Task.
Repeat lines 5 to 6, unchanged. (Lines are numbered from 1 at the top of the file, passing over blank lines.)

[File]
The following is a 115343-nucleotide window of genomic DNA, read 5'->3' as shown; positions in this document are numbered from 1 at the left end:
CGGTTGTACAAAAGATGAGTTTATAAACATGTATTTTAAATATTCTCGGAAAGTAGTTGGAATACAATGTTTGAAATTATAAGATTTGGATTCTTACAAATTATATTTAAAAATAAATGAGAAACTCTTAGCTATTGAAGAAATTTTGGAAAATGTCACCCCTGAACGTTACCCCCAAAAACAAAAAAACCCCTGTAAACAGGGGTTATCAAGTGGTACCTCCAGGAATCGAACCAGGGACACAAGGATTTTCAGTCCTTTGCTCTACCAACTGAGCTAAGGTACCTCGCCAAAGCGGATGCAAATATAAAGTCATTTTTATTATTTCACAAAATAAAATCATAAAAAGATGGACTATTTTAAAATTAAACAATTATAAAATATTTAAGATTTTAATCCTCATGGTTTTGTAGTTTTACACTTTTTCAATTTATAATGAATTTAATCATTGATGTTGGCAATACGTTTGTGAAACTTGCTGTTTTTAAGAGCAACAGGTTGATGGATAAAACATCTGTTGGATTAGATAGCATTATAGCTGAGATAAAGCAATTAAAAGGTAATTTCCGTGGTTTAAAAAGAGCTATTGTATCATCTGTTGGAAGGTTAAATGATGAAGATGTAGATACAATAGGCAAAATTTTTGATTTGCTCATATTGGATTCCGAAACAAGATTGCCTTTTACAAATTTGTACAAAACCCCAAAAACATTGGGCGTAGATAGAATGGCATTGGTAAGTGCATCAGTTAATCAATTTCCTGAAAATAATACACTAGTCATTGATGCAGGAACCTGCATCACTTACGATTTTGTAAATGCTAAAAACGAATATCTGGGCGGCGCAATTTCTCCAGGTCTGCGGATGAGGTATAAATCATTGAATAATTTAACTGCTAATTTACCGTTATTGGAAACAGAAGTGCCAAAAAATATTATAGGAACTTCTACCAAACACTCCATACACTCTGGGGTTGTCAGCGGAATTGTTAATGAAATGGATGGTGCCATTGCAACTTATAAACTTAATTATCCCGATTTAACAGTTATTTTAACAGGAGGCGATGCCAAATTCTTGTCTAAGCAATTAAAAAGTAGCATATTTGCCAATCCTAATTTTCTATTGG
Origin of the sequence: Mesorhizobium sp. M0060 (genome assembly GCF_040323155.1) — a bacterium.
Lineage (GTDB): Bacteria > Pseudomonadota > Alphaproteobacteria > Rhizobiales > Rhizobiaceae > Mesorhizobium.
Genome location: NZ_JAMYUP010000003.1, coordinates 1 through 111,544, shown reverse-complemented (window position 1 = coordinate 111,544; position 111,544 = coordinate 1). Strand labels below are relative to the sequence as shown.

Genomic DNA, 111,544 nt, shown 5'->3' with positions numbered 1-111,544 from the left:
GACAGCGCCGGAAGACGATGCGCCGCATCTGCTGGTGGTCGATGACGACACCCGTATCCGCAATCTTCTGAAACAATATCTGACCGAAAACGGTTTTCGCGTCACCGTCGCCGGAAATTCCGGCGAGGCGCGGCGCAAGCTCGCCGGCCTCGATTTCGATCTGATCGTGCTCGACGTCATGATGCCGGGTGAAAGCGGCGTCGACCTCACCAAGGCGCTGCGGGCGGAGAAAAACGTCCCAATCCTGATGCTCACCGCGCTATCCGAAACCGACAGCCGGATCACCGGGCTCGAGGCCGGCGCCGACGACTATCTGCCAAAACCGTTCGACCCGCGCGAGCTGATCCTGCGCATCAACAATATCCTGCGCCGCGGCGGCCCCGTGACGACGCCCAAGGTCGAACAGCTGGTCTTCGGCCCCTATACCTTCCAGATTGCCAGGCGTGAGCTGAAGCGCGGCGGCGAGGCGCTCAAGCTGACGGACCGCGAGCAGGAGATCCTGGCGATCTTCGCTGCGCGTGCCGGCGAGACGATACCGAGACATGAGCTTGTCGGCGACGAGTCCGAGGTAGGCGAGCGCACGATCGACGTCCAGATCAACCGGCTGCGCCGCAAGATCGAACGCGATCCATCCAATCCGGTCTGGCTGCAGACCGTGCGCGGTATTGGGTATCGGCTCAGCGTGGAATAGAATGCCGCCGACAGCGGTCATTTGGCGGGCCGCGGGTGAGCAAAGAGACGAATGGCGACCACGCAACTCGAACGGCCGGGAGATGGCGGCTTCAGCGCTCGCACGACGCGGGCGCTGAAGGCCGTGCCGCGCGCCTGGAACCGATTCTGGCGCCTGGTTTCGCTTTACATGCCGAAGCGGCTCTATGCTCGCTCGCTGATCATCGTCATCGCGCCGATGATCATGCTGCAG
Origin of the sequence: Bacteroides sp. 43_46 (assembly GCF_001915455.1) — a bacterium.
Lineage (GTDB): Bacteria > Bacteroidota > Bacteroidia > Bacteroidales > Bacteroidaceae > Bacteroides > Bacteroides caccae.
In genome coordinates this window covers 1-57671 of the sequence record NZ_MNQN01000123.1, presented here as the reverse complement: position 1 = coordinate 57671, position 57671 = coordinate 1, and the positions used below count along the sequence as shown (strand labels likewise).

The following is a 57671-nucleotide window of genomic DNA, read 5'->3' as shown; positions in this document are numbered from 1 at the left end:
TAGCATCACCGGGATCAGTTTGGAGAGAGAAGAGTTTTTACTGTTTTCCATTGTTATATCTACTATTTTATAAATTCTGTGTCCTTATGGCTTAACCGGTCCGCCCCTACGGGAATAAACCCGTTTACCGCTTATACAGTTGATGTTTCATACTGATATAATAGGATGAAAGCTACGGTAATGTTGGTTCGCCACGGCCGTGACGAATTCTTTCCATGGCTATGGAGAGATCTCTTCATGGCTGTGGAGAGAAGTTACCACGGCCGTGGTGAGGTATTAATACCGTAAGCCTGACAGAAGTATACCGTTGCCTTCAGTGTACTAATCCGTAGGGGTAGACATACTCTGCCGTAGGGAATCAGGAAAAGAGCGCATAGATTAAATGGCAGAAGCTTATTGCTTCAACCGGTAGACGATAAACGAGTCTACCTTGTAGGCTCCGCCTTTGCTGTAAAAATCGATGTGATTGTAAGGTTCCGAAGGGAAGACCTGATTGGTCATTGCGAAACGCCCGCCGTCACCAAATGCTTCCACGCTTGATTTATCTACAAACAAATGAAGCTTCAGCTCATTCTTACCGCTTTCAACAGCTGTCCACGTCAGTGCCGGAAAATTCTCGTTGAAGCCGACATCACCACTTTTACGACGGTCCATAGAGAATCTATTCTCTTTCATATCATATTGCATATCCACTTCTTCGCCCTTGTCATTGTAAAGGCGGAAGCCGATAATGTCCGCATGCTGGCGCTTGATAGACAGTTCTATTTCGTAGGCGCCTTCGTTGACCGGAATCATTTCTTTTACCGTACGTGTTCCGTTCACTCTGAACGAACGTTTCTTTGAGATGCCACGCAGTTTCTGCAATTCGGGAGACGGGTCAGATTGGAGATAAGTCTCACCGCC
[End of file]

Genome location: NZ_JAMYUP010000003.1, coordinates 1 through 111,544, shown reverse-complemented (window position 1 = coordinate 111,544; position 111,544 = coordinate 1). Strand labels below are relative to the sequence as shown.

Genomic DNA, 111,544 nt, shown 5'->3' with positions numbered 1-111,544 from the left: